One of the best ways to trim your tax bill is to make the maximum allowable contribution to your retirement savings plan. For 2007, employees may contribute up to $15,500 of their pre-tax salary to a 401(k) and the fund grows tax-deferred until withdrawn. Workers who will be at least age 50 by the end of the year may contribute up to an additional $5,000 per year. The IRA contribution limit for the 2007 tax year remains at its 2006 level of $4,000 ($5,000 for taxpayers who are age 50 or older).

2. Defer income

Income you don't receive by December 31 isn't taxed until the following year. While employees on salary don't have much of a choice regarding when they get paid, taxpayers who are self- employed or do freelance or consulting work have more flexibility. By delaying billing until late December, you can postpone the receipt of income into next year. Keep in mind that this strategy only makes sense if you think you will be in the same or a lower tax bracket next year.

3. Pay some bills early

By prepaying certain 2008 bills in 2007, you may be able to write off a deduction earlier. For example, when you pay your January 2008 mortgage bill on or before December 31, you may deduct an extra month of interest in 2007. If it's not included, remember to add the extra month's interest amount to the amount reported by your lender on your 1099 form. Paying your state income taxes or property taxes early is another way to accelerate your federal deductions for 2007 if you aren't subject to alternative minimum tax.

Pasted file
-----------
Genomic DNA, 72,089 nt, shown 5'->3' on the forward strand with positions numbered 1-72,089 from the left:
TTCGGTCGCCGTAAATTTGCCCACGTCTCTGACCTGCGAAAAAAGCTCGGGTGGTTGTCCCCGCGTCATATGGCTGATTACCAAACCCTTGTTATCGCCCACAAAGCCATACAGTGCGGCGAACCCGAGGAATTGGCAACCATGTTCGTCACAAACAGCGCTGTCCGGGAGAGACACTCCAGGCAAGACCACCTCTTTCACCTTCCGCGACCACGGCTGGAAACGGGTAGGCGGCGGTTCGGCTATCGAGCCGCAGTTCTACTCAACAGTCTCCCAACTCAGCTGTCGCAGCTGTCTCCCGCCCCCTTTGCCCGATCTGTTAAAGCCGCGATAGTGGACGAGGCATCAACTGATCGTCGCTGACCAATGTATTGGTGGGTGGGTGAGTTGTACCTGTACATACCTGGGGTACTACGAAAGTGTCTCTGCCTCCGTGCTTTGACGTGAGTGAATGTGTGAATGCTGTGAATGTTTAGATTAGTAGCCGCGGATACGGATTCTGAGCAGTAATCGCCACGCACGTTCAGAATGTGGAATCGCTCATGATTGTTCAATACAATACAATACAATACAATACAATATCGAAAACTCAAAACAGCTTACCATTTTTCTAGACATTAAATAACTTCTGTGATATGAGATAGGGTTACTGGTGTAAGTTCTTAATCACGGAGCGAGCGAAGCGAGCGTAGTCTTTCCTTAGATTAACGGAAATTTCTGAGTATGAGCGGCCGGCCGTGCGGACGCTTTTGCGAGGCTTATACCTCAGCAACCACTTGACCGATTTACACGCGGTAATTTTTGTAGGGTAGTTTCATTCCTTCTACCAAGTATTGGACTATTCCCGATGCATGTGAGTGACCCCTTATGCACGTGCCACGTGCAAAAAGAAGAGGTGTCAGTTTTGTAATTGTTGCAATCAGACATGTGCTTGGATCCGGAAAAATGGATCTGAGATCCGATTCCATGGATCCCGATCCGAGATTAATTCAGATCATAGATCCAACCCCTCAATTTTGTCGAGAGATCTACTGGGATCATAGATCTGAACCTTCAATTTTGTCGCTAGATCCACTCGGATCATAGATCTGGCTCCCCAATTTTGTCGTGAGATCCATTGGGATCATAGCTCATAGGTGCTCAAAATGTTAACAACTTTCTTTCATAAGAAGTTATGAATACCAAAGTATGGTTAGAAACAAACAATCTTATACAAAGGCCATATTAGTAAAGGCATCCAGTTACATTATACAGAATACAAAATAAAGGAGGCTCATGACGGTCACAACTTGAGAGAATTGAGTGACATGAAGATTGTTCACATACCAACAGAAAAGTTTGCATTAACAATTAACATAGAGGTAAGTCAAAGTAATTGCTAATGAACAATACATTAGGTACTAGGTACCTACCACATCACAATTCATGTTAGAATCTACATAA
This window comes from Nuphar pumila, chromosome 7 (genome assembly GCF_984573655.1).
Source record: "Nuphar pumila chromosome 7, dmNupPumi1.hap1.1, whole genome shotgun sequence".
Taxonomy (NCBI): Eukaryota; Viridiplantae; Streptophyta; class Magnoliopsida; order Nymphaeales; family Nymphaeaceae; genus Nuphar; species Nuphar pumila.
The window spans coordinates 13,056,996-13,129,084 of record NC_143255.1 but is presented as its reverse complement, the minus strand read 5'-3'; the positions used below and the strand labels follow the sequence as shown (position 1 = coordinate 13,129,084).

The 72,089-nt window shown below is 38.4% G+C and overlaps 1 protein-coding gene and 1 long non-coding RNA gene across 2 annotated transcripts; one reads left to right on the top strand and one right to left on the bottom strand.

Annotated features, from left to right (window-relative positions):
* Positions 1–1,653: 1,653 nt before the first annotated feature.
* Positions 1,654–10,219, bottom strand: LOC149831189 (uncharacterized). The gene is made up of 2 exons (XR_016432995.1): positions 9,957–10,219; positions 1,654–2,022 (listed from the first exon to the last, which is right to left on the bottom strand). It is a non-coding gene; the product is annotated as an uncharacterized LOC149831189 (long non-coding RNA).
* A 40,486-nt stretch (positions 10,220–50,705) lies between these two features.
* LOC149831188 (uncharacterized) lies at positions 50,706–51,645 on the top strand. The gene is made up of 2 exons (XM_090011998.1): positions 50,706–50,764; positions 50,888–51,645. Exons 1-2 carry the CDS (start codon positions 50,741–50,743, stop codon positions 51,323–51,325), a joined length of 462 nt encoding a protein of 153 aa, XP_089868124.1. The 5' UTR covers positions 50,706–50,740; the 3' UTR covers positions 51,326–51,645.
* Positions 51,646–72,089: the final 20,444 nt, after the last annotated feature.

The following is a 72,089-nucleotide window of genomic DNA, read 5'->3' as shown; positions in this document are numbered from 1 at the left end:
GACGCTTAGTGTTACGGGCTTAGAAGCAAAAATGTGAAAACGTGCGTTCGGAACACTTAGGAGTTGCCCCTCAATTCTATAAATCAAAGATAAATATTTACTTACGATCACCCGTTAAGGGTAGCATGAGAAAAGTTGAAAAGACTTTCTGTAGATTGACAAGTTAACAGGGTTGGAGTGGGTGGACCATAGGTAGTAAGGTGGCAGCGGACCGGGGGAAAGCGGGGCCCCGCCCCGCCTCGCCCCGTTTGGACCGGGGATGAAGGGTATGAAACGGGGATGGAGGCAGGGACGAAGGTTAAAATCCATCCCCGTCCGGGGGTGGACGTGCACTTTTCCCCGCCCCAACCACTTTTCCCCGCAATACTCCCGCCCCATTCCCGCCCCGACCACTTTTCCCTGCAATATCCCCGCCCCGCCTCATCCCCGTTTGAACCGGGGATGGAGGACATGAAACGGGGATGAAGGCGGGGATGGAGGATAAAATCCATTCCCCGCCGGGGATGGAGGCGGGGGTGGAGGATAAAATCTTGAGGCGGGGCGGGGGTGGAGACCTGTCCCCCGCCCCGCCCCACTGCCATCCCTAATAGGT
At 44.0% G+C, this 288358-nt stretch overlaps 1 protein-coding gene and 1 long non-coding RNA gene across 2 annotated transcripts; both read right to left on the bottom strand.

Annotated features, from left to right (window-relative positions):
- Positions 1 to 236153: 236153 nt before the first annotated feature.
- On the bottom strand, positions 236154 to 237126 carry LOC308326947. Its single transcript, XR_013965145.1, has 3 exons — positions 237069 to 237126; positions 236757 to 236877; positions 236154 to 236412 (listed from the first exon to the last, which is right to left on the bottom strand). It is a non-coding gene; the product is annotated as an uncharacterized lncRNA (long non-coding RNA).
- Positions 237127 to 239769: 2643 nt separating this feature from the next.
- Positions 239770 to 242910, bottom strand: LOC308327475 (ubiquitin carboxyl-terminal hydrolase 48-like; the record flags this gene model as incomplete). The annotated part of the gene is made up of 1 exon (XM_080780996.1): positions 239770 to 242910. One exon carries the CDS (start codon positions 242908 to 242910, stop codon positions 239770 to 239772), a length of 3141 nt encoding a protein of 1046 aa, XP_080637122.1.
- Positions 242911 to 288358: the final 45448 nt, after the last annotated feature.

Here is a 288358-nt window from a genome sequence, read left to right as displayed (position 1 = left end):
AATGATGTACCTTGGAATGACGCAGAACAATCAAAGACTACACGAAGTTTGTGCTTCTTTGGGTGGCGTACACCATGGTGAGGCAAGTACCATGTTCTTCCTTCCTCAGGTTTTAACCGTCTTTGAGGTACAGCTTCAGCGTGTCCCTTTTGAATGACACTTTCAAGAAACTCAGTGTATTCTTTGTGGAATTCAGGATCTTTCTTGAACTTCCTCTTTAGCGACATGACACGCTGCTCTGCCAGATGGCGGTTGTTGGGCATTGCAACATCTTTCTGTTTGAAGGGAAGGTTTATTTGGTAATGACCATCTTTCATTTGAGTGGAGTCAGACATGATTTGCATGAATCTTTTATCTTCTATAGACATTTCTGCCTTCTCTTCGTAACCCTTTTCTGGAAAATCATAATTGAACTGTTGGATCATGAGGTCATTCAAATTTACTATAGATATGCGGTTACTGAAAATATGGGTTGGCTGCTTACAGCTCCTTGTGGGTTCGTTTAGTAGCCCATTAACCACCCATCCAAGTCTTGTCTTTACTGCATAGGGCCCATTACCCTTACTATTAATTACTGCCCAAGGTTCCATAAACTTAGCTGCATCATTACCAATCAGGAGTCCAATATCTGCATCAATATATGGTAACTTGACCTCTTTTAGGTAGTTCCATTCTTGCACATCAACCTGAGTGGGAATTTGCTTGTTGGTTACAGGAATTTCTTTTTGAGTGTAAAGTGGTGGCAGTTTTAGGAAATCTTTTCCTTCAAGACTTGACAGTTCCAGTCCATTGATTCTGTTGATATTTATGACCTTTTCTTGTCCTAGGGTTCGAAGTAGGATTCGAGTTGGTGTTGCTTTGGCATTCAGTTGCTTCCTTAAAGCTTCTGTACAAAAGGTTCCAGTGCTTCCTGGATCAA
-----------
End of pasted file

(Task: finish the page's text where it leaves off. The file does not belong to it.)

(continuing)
4. Take a loss

If your portfolio experienced significant capital gains in 2007, consider whether it makes good financial sense to sell off some of the losers. You can use the amount of your losses to offset capital gains. And if your capital losses are larger than your capital gains, you can deduct the capital loss against other income, such as your salary " up to a limit of $3,000 in one year. Any additional losses can be carried over into subsequent years, when they can be used to offset future capital gains.

5. Go green

Consumers who purchase and install specific improvements in their principal residence, such as exterior windows and doors, insulation to walls, ceilings, high efficiency water heaters, furnaces and boilers, and central air conditioning units can receive a tax credit of up to $500. But hurry - energy-efficient tax credits apply to improvements made between January 1, 2006 and December 31, 2007.

6. Be giving

Doing good for others can do good to your tax bill. Donations made before the end of the year are a great way to cut your 2007 tax bill. Keep in mind, however, that effective for 2007, all money contributions, regardless of the amount, require substantiation by a canceled check or a receipt from a charity. Previously, receipts were required only for contributions of $250 or more.

Donate appreciated property or stock rather than cash and you may save even more by avoiding paying capital gains taxes. Just be sure you understand the rules and give yourself plenty of time because it could take several weeks to transfer the stock or property.

7. Drain your flexible spending account

Do you still have money left in your flexible spending account? While the IRS now allows companies to give their employees a two-and-one-half month grace period to spend money set aside in a flex spending account, not all businesses have adopted this extension. If you have money left that needs to be spent before December 31, don't wait until the last minute.